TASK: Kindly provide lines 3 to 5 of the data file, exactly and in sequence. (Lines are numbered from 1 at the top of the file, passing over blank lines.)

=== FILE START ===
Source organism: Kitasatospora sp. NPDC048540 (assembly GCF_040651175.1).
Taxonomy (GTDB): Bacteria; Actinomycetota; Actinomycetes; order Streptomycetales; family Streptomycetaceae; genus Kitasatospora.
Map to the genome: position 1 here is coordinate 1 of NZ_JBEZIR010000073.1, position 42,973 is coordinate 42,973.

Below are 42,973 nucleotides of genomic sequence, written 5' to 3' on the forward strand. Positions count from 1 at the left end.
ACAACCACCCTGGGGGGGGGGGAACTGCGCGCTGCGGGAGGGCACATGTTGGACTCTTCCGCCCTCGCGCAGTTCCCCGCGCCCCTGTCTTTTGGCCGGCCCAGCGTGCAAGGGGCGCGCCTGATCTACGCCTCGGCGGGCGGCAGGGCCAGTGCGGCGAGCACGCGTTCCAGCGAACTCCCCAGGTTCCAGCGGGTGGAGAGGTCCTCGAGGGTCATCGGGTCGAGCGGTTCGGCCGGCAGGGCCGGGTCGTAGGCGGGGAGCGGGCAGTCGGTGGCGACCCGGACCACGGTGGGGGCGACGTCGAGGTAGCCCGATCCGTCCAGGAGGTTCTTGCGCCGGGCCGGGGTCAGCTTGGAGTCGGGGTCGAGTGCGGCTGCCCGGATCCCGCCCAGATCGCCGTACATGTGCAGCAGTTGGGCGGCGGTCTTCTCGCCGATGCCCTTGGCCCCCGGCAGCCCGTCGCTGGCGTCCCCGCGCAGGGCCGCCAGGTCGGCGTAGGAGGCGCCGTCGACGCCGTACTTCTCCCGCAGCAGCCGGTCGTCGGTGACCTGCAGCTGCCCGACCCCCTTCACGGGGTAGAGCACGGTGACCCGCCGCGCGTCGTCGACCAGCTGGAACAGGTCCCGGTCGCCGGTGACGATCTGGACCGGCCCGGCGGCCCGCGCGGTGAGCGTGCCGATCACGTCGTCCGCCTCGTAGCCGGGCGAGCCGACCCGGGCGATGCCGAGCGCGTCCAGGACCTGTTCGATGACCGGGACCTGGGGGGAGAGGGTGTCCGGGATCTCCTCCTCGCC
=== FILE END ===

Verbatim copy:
Map to the genome: position 1 here is coordinate 1 of NZ_JBEZIR010000073.1, position 42,973 is coordinate 42,973.

Below are 42,973 nucleotides of genomic sequence, written 5' to 3' on the forward strand. Positions count from 1 at the left end.
ACAACCACCCTGGGGGGGGGGGAACTGCGCGCTGCGGGAGGGCACATGTTGGACTCTTCCGCCCTCGCGCAGTTCCCCGCGCCCCTGTCTTTTGGCCGGCCCAGCGTGCAAGGGGCGCGCCTGATCTACGCCTCGGCGGGCGGCAGGGCCAGTGCGGCGAGCACGCGTTCCAGCGAACTCCCCAGGTTCCAGCGGGTGGAGAGGTCCTCGAGGGTCATCGGGTCGAGCGGTTCGGCCGGCAGGGCCGGGTCGTAGGCGGGGAGCGGGCAGTCGGTGGCGACCCGGACCACGGTGGGGGCGACGTCGAGGTAGCCCGATCCGTCCAGGAGGTTCTTGCGCCGGGCCGGGGTCAGCTTGGAGTCGGGGTCGAGTGCGGCTGCCCGGATCCCGCCCAGATCGCCGTACATGTGCAGCAGTTGGGCGGCGGTCTTCTCGCCGATGCCCTTGGCCCCCGGCAGCCCGTCGCTGGCGTCCCCGCGCAGGGCCGCCAGGTCGGCGTAGGAGGCGCCGTCGACGCCGTACTTCTCCCGCAGCAGCCGGTCGTCGGTGACCTGCAGCTGCCCGACCCCCTTCACGGGGTAGAGCACGGTGACCCGCCGCGCGTCGTCGACCAGCTGGAACAGGTCCCGGTCGCCGGTGACGATCTGGACCGGCCCGGCGGCCCGCGCGGTGAGCGTGCCGATCACGTCGTCCGCCTCGTAGCCGGGCGAGCCGACCCGGGCGATGCCGAGCGCGTCCAGGACCTGTTCGATGACCGGGACCTGGGGGGAGAGGGTGTCCGGGATCTCCTCCTCGCC